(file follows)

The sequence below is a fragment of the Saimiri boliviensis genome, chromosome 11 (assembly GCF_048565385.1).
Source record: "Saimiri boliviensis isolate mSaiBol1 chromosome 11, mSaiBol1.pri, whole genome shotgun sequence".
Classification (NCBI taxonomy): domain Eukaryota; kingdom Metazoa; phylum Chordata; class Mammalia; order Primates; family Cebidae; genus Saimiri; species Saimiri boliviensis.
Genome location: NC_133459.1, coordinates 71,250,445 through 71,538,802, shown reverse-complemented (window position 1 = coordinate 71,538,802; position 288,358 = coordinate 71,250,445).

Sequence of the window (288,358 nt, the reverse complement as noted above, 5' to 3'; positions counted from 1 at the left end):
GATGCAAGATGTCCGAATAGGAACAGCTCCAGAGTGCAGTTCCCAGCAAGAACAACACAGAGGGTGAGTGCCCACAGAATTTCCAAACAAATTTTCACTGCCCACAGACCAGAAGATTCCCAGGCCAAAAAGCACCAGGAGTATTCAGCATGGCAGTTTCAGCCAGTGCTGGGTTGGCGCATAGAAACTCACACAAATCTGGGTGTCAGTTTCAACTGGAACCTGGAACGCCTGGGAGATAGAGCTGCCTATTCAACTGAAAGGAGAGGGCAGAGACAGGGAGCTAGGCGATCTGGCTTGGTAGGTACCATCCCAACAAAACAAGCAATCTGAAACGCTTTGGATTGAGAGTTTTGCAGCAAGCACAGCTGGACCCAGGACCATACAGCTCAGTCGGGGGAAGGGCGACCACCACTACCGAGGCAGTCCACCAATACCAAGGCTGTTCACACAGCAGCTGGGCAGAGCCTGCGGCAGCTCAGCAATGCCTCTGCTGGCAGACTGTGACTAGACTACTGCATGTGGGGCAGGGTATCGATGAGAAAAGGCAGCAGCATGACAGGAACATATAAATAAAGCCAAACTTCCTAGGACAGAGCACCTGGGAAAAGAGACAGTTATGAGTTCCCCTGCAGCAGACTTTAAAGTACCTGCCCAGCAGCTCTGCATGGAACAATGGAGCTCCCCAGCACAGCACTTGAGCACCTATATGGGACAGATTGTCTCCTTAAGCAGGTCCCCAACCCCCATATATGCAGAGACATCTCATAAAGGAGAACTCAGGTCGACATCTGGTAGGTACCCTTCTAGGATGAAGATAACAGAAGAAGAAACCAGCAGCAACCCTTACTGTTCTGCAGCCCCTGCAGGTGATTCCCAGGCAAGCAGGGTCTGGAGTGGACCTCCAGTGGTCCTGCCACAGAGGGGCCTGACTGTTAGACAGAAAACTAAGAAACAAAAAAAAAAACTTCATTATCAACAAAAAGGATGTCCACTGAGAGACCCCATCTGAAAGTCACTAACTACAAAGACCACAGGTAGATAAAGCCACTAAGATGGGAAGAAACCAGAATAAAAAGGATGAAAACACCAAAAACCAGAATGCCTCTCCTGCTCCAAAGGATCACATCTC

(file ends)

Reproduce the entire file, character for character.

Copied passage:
The sequence below is a fragment of the Saimiri boliviensis genome, chromosome 11 (assembly GCF_048565385.1).
Source record: "Saimiri boliviensis isolate mSaiBol1 chromosome 11, mSaiBol1.pri, whole genome shotgun sequence".
Classification (NCBI taxonomy): domain Eukaryota; kingdom Metazoa; phylum Chordata; class Mammalia; order Primates; family Cebidae; genus Saimiri; species Saimiri boliviensis.
Genome location: NC_133459.1, coordinates 71,250,445 through 71,538,802, shown reverse-complemented (window position 1 = coordinate 71,538,802; position 288,358 = coordinate 71,250,445).

Sequence of the window (288,358 nt, the reverse complement as noted above, 5' to 3'; positions counted from 1 at the left end):
GATGCAAGATGTCCGAATAGGAACAGCTCCAGAGTGCAGTTCCCAGCAAGAACAACACAGAGGGTGAGTGCCCACAGAATTTCCAAACAAATTTTCACTGCCCACAGACCAGAAGATTCCCAGGCCAAAAAGCACCAGGAGTATTCAGCATGGCAGTTTCAGCCAGTGCTGGGTTGGCGCATAGAAACTCACACAAATCTGGGTGTCAGTTTCAACTGGAACCTGGAACGCCTGGGAGATAGAGCTGCCTATTCAACTGAAAGGAGAGGGCAGAGACAGGGAGCTAGGCGATCTGGCTTGGTAGGTACCATCCCAACAAAACAAGCAATCTGAAACGCTTTGGATTGAGAGTTTTGCAGCAAGCACAGCTGGACCCAGGACCATACAGCTCAGTCGGGGGAAGGGCGACCACCACTACCGAGGCAGTCCACCAATACCAAGGCTGTTCACACAGCAGCTGGGCAGAGCCTGCGGCAGCTCAGCAATGCCTCTGCTGGCAGACTGTGACTAGACTACTGCATGTGGGGCAGGGTATCGATGAGAAAAGGCAGCAGCATGACAGGAACATATAAATAAAGCCAAACTTCCTAGGACAGAGCACCTGGGAAAAGAGACAGTTATGAGTTCCCCTGCAGCAGACTTTAAAGTACCTGCCCAGCAGCTCTGCATGGAACAATGGAGCTCCCCAGCACAGCACTTGAGCACCTATATGGGACAGATTGTCTCCTTAAGCAGGTCCCCAACCCCCATATATGCAGAGACATCTCATAAAGGAGAACTCAGGTCGACATCTGGTAGGTACCCTTCTAGGATGAAGATAACAGAAGAAGAAACCAGCAGCAACCCTTACTGTTCTGCAGCCCCTGCAGGTGATTCCCAGGCAAGCAGGGTCTGGAGTGGACCTCCAGTGGTCCTGCCACAGAGGGGCCTGACTGTTAGACAGAAAACTAAGAAACAAAAAAAAAAACTTCATTATCAACAAAAAGGATGTCCACTGAGAGACCCCATCTGAAAGTCACTAACTACAAAGACCACAGGTAGATAAAGCCACTAAGATGGGAAGAAACCAGAATAAAAAGGATGAAAACACCAAAAACCAGAATGCCTCTCCTGCTCCAAAGGATCACATCTC